Business is built on customer relationships, and brand perception sets the tone. Today’s consumers share their opinions and experiences widely, and their peers trust them when it comes time to buy or pass.
Companies, of course, want to cultivate a positive brand perception among their target consumers, but it’s a tricky goal. As Brandwatch points out, companies don’t control brand perception—consumers do. They’re the ones perceiving and sharing those perceptions.
So how can companies monitor and understand consumer brand perception when they’re looking at it from inside the box? We’ll cover some tools and methods that help brands capture it.
The Basics of Brand Perception
Research shows that 45% of brand perception can be attributed to what a company says and how it says it. But it’s not just messaging that steers the ship. Customers’ combined interactions with your business or product contribute to their overall brand perception too.
Customers make judgment calls about your brand when they read an online review, make a purchase, talk to employees, read a news story, or hear about a friend’s experience.
All of these interactions, combined with the messaging you control, make up a customer’s brand perception.
Why is brand perception important?
Your customers matter, and so do their opinions. Positive brand perception means consumers are more likely to choose your business over a competitor. Negative brand perception means they’re more likely to choose a competitor—and tell other potential customers why they didn’t choose you.
In other words, brand perception impacts your bottom line—a lot.
Companies often assume they know how their customers feel about them. After all, they talk to them and help them solve problems daily. Based on these interactions alone, companies tend to inflate brand perception, believing it to be more positive than it really is.
That’s why it’s important to introduce additional measurement tools that reduce bias. By measuring reliably, companies get an honest look at the factors driving and killing brand loyalty.
Monitoring brand perception
If you really want to know what people think of you, start by listening up. Online communities are ever-expanding and the web is dense, but there are several tactics you can use to measure brand perception efficiently.
1. Sign up for Google Alerts
No one has time to monitor the web for mentions. Google Alerts does the searching for you. If you’re not using it already, start.
You just tell Google what keywords you’d like to monitor—like your company’s name, a specific product/service you offer, or competitive terms. Anytime those keywords appear online, Google will send you an email alert.
It only takes seconds to sign up.
2. Read online reviews
Over 84% of consumers say that they somewhat or completely trust peer recommendations, according to Nielsen. Review sites like Yelp, Angie’s List, G2Crowd, and Salesforce AppExchange are ripe with feedback, and you can bet potential customers are reading it as they evaluate your business.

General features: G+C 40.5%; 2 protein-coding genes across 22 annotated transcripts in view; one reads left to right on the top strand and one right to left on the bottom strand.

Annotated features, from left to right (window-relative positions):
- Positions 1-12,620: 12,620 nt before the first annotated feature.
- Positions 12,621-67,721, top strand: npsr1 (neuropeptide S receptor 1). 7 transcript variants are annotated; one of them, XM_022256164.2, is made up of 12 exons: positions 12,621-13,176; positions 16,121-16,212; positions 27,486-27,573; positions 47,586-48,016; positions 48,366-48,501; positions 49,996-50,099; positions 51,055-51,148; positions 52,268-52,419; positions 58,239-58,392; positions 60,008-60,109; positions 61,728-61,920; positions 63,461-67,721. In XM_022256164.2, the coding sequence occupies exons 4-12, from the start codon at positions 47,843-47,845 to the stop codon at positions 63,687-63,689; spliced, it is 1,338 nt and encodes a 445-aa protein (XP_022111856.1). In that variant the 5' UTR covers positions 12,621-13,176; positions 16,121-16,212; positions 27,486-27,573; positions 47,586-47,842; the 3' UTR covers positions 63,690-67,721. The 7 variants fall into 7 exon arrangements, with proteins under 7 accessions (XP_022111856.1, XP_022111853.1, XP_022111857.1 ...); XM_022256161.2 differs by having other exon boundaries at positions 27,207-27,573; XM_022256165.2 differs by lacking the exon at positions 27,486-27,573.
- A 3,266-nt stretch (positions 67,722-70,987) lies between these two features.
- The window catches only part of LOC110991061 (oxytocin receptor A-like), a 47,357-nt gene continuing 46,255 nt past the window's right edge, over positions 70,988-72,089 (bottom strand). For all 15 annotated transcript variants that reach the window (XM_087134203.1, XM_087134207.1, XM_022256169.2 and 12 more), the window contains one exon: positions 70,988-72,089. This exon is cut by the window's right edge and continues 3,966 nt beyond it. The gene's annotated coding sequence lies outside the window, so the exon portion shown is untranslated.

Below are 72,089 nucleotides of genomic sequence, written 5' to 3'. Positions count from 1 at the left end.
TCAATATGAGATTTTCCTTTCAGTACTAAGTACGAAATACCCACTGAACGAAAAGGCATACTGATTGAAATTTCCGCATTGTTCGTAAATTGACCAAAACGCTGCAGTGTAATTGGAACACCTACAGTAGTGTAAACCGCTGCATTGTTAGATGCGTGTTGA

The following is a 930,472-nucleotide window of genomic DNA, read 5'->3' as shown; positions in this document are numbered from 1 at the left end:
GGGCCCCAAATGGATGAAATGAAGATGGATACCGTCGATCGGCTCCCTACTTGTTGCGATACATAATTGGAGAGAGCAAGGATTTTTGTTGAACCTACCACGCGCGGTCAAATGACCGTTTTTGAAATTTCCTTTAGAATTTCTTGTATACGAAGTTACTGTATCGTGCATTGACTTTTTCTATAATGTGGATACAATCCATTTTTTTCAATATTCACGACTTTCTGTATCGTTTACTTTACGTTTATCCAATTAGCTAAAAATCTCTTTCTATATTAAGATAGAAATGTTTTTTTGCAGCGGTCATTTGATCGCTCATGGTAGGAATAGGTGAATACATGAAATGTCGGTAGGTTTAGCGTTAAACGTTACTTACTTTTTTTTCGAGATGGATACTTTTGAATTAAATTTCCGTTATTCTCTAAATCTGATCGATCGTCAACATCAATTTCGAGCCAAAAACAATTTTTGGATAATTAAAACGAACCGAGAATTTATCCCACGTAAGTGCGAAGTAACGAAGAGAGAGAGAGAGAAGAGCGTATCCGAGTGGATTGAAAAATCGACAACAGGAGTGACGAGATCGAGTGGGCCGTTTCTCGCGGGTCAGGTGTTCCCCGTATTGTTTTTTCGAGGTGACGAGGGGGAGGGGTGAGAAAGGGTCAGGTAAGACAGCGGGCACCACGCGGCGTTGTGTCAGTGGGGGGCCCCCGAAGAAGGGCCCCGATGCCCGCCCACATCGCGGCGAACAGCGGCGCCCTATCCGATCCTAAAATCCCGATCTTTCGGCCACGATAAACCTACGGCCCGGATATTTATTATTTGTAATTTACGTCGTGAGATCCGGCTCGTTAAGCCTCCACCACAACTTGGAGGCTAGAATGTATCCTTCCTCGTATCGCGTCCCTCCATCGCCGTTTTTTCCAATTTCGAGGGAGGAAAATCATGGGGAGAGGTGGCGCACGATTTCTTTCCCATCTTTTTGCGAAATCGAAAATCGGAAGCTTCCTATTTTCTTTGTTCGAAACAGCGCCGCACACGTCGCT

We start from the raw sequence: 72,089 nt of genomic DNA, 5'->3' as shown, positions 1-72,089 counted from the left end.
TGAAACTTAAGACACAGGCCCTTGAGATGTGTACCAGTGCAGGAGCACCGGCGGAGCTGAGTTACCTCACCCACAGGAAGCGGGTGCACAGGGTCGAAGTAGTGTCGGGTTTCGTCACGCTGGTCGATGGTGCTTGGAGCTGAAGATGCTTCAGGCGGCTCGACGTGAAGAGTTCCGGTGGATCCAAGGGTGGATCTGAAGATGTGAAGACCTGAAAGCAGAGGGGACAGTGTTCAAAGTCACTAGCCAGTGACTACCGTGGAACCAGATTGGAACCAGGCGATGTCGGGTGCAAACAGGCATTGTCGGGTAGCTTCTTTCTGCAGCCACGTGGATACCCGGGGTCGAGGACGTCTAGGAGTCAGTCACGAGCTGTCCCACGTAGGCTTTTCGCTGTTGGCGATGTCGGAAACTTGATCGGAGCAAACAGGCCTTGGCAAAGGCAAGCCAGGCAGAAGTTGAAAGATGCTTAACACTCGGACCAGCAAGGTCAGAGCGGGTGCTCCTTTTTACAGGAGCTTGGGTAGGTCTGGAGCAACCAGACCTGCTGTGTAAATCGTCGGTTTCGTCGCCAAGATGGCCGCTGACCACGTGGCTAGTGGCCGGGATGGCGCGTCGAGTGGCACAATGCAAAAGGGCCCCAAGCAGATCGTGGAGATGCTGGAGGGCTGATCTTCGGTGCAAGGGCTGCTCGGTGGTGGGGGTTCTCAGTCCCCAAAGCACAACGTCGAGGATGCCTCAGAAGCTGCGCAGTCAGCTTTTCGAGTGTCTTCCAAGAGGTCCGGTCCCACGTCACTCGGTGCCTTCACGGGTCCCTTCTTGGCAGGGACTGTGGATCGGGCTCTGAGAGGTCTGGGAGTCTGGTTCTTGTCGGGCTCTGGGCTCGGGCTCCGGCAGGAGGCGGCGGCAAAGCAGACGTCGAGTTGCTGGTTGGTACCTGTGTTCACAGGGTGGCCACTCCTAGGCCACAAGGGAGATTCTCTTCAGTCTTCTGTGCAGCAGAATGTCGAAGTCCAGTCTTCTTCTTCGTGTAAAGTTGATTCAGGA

Google Alerts should notify you of these reviews and mentions, but it’s good to track reviews diligently—and encourage happy customers to share their opinions publicly.
3. Respond to social media posts
Social is steadily rising to the top of all customer engagement channels, and it will likely stay there. 33% of consumers prefer to reach out to a business via social media, and it’s common for current and prospective customers to scan social media interactions to get a sense for the brand’s customer care standards.
Customers are vocal over social media too. Research shows there are 2.1 million negative social mentions about brands in the U.S. every day. Yikes! Make sure you read and respond to all comments, especially the bad ones, in a timely manner.
4. Survey customers
Customer surveys are one of the best tools you can use to measure brand perception. There are a variety of survey types that capture feedback at critical moments of the customer journey. Here are just a few:
- A customer satisfaction (CSAT) survey measures customer health and sentiment by asking customers targeted questions. It’s usually sent after a specific customer experience—like a purchase, customer support interaction, or store visit.
- Net Promoter Score (NPS) measures customer loyalty with a simple question: How likely are you to recommend us? The NPS survey is typically sent at specific stages of the customer lifecycle, and it’s a fantastic way to identify brand advocates or brand detractors.
- A product survey measures product satisfaction and stickiness. It gives marketing and development teams unique insights on their offerings, which can inform competitive positioning efforts.
Brand perception is often a mystery to companies, but it doesn’t have to be. Companies can monitor brand perception and affect enormous change by combining customer surveys with the other tools and processes above.
An effective customer feedback program provides a constant stream of valuable insights from the people that have the greatest impact on your success: customers. It offers a behind-the-scenes look at how audiences engage and react to your brand, so you can gradually improve.